While much of the focus has been on the jockeys’ championship, there is much more at stake at the bottom of the trainers’ table as the “Conghua era” threatens to further expose the gap between the haves and have nots.
There is no prize money on the line in the battle between Zac Purton and Joao Moreira for the jockeys’ title, just pride and prestige, yet careers are on the line for struggling trainers Derek Cruz and Almond Lee.
Hong Kong is unique in that trainers at the bottom of the championship are subject to performance criteria, a three strikes and you’re out system that requires stables to reach a minimum benchmark of wins each term.
Both Cruz and Lee need 16 wins to avoid a third strike, and the clock is ticking with seven meetings to go in 2017-18.
The situation looks dire for Cruz and it would seem the popular horseman needs a minor miracle to avoid losing his license to train next season.
The 63-year-old needs seven winners from as many meetings to reach the benchmark and that seems incredibly unlikely with just 22 horses on his books.
Cruz is only eligible for two more seasons before an age-enforced retirement and has already notified the Jockey Club he will retire if he does not reach 16 by season’s end.
That has opened the door for the tentative appointment of Jimmy Ting Khoon-ho as Cruz’s replacement – even if it doesn’t give the new trainer much time to manoeuvre when it comes to recruiting owners for his first season.
Danny Shum Chap-shing’s long time assistant did not know he was getting a call up until after last week’s dramatic licensing committee meeting and will probably be starting from scratch, on very short notice, on July 16.
Given the dearth of trainers and the tricky situation Ting finds himself in, could the licensing committee lend a sympathetic ear to Lee even if he fails to hit the benchmark?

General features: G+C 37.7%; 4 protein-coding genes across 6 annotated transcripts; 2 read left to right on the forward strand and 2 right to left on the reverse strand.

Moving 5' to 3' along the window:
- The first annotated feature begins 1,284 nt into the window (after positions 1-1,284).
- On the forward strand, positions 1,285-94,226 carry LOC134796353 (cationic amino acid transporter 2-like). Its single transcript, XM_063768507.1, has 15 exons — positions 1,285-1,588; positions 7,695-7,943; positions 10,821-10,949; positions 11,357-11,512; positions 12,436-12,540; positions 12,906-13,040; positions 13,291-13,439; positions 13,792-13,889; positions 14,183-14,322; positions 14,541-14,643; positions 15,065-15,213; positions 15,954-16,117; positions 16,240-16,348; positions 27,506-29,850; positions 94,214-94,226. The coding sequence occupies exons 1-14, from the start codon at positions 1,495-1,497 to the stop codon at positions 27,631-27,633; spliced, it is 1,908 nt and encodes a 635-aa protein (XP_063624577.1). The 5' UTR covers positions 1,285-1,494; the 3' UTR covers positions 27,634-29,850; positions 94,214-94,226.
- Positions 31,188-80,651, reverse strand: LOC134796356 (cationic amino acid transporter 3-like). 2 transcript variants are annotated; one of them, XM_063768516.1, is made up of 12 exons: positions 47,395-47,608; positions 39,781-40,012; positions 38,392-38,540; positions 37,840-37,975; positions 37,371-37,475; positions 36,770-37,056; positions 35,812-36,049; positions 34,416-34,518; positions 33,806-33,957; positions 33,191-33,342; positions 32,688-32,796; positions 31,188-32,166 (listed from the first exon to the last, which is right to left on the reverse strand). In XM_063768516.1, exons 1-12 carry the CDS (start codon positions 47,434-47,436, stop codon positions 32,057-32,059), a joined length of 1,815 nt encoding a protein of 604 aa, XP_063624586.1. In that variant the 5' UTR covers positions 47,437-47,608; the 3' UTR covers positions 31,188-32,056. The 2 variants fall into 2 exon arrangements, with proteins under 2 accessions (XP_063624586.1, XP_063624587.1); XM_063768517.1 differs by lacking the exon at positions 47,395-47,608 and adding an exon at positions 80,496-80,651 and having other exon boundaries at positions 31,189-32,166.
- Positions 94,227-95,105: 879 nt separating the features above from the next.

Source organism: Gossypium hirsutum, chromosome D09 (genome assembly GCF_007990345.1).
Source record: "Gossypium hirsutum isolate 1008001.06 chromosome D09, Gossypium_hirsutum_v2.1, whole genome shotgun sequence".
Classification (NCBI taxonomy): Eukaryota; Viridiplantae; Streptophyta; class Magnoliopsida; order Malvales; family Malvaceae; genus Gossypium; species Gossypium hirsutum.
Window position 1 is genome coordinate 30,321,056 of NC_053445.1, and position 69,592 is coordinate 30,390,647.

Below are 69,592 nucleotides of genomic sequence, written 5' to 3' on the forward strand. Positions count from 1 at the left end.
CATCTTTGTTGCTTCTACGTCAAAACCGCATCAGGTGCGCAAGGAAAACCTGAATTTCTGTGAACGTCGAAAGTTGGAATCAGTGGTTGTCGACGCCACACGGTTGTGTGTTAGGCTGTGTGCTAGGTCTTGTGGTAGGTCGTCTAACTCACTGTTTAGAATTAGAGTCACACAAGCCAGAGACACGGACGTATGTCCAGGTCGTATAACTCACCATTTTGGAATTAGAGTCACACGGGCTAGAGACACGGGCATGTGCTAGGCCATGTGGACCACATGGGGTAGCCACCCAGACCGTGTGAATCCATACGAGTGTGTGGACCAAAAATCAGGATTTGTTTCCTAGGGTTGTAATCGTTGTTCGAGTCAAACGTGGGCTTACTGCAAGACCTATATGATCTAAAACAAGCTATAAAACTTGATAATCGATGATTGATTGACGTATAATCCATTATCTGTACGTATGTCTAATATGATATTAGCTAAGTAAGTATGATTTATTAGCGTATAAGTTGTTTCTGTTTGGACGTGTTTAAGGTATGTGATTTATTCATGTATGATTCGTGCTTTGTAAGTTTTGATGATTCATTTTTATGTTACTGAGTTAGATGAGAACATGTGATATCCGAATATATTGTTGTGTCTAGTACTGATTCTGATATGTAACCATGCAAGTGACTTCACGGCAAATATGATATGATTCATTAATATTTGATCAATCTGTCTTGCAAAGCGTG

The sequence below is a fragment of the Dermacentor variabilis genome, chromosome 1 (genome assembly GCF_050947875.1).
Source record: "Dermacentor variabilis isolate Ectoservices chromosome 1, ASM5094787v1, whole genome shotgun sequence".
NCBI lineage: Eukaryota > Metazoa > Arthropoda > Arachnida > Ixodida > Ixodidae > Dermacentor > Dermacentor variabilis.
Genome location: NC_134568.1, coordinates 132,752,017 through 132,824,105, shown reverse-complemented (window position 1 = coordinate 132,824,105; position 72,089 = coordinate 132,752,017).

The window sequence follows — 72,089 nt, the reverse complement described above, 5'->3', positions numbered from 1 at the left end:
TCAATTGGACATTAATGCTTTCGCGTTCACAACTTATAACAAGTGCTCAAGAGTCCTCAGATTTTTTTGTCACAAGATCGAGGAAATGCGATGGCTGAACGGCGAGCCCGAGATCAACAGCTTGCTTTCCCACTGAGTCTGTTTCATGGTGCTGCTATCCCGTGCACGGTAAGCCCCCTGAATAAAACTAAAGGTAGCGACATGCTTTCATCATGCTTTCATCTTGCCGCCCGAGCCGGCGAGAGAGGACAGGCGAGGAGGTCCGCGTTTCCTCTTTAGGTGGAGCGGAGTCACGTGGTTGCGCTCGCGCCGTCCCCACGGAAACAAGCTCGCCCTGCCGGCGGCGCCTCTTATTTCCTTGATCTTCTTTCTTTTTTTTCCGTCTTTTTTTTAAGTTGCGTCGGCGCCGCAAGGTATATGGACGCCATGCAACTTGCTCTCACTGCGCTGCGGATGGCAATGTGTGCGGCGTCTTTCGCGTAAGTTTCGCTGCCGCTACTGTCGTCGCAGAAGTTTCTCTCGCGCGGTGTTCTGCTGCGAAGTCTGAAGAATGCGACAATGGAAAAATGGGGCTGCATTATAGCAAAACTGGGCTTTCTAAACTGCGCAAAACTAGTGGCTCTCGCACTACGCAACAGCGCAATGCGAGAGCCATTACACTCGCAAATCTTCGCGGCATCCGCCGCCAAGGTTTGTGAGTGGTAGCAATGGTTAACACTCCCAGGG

To Lee’s credit, he hasn’t stopped trying once he has reached the minimum win mark over the past few seasons, a trick some struggling trainers in the past were suspected of pulling.
The theory goes that a perennial underachiever is better off “saving wins” for next term once the benchmark is reached and survival secured.
What might be concerning for the Jockey Club is the long tail that is developing in the lower ranks, a gap that could stretch even further next season.
David Hall’s victory with Mr Lumieres helped him to 16 and Michael Chang Chun-wai’s success with Presidentparamount boosted his chances of avoiding a first strike, leaving him just two short.
Chang’s Olympic Stables neighbour Michael Freedman also had a much-needed victory with Lightning Speed, taking him to 13, although surely the licensing committee will not slug the first season trainer with a strike.
As if it isn’t hard enough for the battlers at the bottom, now nine higher-ranked trainers will be given a significant boost with 10 extra horses and first crack at the brand new training facility at Conghua.
Eventually all trainers will operate out of Conghua, situated just outside Guangzhou, but nine trainers will get a one-year head start.
It’s not so much the state-of-the-art centre that will provide an edge, as the “Conghua nine” will have to work through the logistics of how best to utilise the facilities.
However, having 10 extra horses for a full season could create a momentum that takes the top group further away from the field.